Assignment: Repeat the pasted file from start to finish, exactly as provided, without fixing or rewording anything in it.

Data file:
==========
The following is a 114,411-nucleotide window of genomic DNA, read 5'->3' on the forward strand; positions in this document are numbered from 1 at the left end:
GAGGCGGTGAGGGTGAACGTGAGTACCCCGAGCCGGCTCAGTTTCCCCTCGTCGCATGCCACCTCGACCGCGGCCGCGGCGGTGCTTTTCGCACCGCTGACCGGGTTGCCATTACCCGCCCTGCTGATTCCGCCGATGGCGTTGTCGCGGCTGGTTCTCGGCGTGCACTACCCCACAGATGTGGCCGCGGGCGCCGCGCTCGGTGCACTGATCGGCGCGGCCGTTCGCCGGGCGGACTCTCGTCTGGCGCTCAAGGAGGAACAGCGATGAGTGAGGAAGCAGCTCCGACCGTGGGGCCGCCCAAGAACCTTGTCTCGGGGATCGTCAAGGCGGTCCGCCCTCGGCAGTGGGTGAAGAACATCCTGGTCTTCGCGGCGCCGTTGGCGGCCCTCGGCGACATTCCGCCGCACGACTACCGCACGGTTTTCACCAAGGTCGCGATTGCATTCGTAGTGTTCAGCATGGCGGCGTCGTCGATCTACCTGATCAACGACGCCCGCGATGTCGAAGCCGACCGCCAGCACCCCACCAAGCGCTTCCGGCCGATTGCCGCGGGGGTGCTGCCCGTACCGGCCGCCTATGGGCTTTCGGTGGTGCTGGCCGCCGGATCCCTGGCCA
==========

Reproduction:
The following is a 114,411-nucleotide window of genomic DNA, read 5'->3' on the forward strand; positions in this document are numbered from 1 at the left end:
GAGGCGGTGAGGGTGAACGTGAGTACCCCGAGCCGGCTCAGTTTCCCCTCGTCGCATGCCACCTCGACCGCGGCCGCGGCGGTGCTTTTCGCACCGCTGACCGGGTTGCCATTACCCGCCCTGCTGATTCCGCCGATGGCGTTGTCGCGGCTGGTTCTCGGCGTGCACTACCCCACAGATGTGGCCGCGGGCGCCGCGCTCGGTGCACTGATCGGCGCGGCCGTTCGCCGGGCGGACTCTCGTCTGGCGCTCAAGGAGGAACAGCGATGAGTGAGGAAGCAGCTCCGACCGTGGGGCCGCCCAAGAACCTTGTCTCGGGGATCGTCAAGGCGGTCCGCCCTCGGCAGTGGGTGAAGAACATCCTGGTCTTCGCGGCGCCGTTGGCGGCCCTCGGCGACATTCCGCCGCACGACTACCGCACGGTTTTCACCAAGGTCGCGATTGCATTCGTAGTGTTCAGCATGGCGGCGTCGTCGATCTACCTGATCAACGACGCCCGCGATGTCGAAGCCGACCGCCAGCACCCCACCAAGCGCTTCCGGCCGATTGCCGCGGGGGTGCTGCCCGTACCGGCCGCCTATGGGCTTTCGGTGGTGCTGGCCGCCGGATCCCTGGCCA